Some readers may be thinking, "It's not that easy Chris. People no matter what you say will still judge a book by it's cover, and another person's character by their skin color!" No, you are right, it isn't easy; but a Honyak has never expected it to be easy. They understand that most of life and the societal systems you are living in will somehow be against you. So they have been taught, by their Honyak fathers, to personally work through the difficulties and inequities of life. Fight to advance, and never allow yourself to expect to live off of other people's handouts (Especially a 'suppossedly' impartial government. Remember, government is never impartial, they are arbitrators of power). The truth Honyaks all know is that handouts shrink a soul: a hard day's pay without a hard days work makes Jack a spoiled, lazy, rotten boy. They also learn to follow the example of 1 Peter 2:19-24 when it says:
For this is a gracious thing, when, mindful of God, one endures sorrows while suffering unjustly. For what credit is it if, when you sin and are beaten for it, you endure? But if when you do good and suffer for it you endure, this is a gracious thing in the sight of God. For to this you have been called, because Christ also suffered for you, leaving you an example, so that you might follow in his steps. He committed no sin, neither was deceit found in his mouth. When he was reviled, he did not revile in return; when he suffered, he did not threaten, but continued entrusting himself to him who judges justly.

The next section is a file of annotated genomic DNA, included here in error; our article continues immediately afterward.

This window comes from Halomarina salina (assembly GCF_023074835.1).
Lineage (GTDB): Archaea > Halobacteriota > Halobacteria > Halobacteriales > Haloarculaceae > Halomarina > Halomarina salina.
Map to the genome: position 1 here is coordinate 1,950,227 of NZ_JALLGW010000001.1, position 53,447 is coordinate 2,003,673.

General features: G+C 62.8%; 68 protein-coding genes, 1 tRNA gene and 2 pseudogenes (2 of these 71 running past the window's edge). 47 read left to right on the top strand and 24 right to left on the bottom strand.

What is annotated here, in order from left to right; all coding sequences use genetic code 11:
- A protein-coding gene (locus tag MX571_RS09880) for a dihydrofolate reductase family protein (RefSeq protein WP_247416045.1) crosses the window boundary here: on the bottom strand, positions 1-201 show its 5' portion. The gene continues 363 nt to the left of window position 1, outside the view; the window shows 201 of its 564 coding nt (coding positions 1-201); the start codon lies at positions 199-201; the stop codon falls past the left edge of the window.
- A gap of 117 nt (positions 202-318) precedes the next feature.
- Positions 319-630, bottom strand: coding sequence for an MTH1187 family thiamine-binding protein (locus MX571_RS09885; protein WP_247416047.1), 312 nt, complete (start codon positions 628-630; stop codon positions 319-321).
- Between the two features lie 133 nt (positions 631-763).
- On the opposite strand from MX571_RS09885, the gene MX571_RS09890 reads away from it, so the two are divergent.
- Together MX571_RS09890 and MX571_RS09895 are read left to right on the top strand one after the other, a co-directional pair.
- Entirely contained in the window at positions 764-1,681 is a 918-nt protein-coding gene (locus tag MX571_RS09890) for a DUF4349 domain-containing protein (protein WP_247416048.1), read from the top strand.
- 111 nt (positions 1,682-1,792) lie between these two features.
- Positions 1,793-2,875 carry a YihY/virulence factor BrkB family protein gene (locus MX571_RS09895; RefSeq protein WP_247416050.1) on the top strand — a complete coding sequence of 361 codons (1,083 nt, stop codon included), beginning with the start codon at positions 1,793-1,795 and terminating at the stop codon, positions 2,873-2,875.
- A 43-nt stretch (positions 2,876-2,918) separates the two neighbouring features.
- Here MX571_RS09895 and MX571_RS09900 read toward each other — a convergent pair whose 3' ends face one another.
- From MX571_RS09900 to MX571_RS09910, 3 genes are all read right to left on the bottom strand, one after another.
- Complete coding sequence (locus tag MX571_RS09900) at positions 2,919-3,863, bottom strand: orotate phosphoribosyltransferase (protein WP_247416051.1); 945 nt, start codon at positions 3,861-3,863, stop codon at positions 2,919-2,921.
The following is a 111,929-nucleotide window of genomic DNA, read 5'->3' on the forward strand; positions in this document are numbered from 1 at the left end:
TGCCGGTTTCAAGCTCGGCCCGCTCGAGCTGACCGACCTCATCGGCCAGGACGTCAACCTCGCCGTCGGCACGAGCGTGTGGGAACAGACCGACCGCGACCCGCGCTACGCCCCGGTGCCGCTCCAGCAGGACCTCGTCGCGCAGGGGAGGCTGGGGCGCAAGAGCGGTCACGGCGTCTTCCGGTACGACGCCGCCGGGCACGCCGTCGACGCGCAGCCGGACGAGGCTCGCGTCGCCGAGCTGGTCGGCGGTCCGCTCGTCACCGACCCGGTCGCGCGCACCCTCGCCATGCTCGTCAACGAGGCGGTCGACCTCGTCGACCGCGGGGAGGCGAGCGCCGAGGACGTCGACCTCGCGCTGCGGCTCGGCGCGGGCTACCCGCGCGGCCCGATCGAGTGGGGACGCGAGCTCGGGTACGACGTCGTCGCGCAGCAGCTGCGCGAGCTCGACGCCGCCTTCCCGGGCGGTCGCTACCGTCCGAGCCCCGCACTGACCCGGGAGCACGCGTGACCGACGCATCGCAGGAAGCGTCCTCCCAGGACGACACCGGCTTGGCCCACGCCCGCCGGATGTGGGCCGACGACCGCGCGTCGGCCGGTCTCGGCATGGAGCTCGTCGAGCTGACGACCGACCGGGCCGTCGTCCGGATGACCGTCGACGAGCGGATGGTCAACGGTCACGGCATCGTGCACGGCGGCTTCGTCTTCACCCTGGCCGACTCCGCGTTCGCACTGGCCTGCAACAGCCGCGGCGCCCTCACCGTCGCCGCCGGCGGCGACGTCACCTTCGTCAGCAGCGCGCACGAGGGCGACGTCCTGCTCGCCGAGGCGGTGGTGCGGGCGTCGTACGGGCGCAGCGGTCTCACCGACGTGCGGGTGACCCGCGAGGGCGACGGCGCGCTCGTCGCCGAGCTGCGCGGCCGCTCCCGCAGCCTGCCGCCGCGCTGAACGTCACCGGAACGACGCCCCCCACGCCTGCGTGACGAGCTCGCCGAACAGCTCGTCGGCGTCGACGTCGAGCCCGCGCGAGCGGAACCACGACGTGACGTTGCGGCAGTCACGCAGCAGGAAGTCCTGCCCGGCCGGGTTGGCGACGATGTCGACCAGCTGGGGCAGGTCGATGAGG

If you live like this won't you be taken advantage of? Yes. But notice, "You are entrusting yourself to him who judges justly." In other words, the living God has your back. The problem with our world is we want the government to have our back; but the government is full of broken people.
So stop seeing people as groups. See people as individuals so you can offer them the kindness and love of Christ instead of painting a whole group with a broad black brush. Are some men jerks and misogynistic beasts? Yes, but some men are the greatest people you will ever want to meet. Are some women mean and spiteful? Yes, but some women have given everything they have to raise a family and love their God. Are some white people greedy? Yes, but some will sell everything just to try to help the world. Are some Black people thugs? Yes, but some black people live day after day in tough neighborhoods trying to make their world better for their kids and grandkids.
So stop seeing all politicians as scum. Are some Democrats evil? Yes, but some Democrats are honestly wanting to give people a fair share. Are some Republicans hard hearted money hungry sharks? Sure, but some Republicans want to give all people a fair share. The problem with "a fair share" is how each group defines it, and how we as a people achieve it. This debate is good & healthy for our country. Let the honest civil servants present their arguments without the mud-slinging, name calling and malice. If we do that we will have a better country.
When my dad said "Their ain't a horse that can't be rode and their ain't a man that can't be thrown" he was stating a brilliant truth about all of mankind. We all have flaws, we all will fail, we all are human. We need to stop the labeling and see the person.
Because it is here, on the individual level, where we can follow Jesus and obey his command to "love our neighbor as our self."